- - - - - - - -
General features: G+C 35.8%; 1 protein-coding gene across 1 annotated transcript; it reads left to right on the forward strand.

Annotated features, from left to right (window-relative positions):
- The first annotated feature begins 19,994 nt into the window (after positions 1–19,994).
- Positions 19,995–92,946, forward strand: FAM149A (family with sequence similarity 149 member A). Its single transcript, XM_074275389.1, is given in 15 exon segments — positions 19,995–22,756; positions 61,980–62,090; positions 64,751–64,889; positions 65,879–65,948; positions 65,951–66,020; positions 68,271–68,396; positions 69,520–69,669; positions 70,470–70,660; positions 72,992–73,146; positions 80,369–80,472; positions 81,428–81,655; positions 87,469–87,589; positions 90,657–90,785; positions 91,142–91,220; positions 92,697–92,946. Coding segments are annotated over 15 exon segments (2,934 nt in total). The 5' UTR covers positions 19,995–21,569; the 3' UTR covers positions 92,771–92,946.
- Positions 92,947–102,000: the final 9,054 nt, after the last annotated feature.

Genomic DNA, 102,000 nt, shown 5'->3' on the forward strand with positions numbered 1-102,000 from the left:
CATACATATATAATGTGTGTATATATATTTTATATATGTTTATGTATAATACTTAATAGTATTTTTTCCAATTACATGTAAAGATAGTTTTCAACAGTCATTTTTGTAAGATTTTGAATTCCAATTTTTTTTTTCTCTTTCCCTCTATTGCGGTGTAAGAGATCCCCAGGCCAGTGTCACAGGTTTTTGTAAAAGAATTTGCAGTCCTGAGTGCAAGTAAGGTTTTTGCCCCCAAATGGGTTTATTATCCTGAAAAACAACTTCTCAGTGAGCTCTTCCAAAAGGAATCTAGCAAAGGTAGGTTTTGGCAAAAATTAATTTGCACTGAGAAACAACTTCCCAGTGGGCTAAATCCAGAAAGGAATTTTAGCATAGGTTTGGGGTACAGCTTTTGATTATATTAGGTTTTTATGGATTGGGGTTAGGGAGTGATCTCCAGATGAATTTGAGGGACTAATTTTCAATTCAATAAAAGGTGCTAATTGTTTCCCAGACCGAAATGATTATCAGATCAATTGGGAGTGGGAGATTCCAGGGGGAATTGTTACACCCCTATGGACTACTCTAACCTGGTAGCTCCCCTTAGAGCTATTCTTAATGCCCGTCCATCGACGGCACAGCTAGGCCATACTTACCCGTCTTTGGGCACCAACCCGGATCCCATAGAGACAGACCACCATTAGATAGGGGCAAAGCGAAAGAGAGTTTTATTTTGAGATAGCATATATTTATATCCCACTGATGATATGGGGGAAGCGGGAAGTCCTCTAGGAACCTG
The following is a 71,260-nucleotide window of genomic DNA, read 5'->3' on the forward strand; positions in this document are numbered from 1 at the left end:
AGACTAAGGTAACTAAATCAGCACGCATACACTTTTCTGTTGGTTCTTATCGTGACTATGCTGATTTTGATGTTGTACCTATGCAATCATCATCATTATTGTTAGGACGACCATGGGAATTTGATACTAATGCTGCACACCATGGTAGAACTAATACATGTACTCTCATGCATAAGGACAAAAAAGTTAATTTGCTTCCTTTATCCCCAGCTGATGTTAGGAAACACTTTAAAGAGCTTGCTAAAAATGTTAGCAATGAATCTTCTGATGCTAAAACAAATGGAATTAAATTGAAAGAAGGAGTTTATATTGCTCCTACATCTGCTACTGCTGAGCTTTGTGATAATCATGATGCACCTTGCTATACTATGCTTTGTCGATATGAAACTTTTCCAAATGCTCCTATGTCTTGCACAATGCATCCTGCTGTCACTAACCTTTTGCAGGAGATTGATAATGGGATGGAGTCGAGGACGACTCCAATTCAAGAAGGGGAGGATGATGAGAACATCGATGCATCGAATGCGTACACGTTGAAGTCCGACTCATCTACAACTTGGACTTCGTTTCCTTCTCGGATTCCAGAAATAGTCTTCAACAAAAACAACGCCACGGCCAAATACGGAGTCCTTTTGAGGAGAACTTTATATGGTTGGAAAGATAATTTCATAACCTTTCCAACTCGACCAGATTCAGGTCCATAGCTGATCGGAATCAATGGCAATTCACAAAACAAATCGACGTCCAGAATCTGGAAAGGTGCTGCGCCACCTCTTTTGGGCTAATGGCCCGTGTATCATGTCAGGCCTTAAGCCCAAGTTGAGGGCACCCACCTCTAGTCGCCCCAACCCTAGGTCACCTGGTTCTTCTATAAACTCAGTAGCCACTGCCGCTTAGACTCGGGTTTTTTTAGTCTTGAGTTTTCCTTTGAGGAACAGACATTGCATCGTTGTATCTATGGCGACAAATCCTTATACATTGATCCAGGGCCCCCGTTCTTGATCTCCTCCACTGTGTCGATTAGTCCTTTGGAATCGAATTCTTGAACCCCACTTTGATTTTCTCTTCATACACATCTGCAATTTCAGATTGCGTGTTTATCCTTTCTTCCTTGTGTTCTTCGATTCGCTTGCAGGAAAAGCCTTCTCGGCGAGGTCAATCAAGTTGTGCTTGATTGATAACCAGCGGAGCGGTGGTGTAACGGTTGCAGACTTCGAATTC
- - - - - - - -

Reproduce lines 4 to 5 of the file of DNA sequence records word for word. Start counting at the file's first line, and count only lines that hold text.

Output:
- Positions 19,995–92,946, forward strand: FAM149A (family with sequence similarity 149 member A). Its single transcript, XM_074275389.1, is given in 15 exon segments — positions 19,995–22,756; positions 61,980–62,090; positions 64,751–64,889; positions 65,879–65,948; positions 65,951–66,020; positions 68,271–68,396; positions 69,520–69,669; positions 70,470–70,660; positions 72,992–73,146; positions 80,369–80,472; positions 81,428–81,655; positions 87,469–87,589; positions 90,657–90,785; positions 91,142–91,220; positions 92,697–92,946. Coding segments are annotated over 15 exon segments (2,934 nt in total). The 5' UTR covers positions 19,995–21,569; the 3' UTR covers positions 92,771–92,946.
- Positions 92,947–102,000: the final 9,054 nt, after the last annotated feature.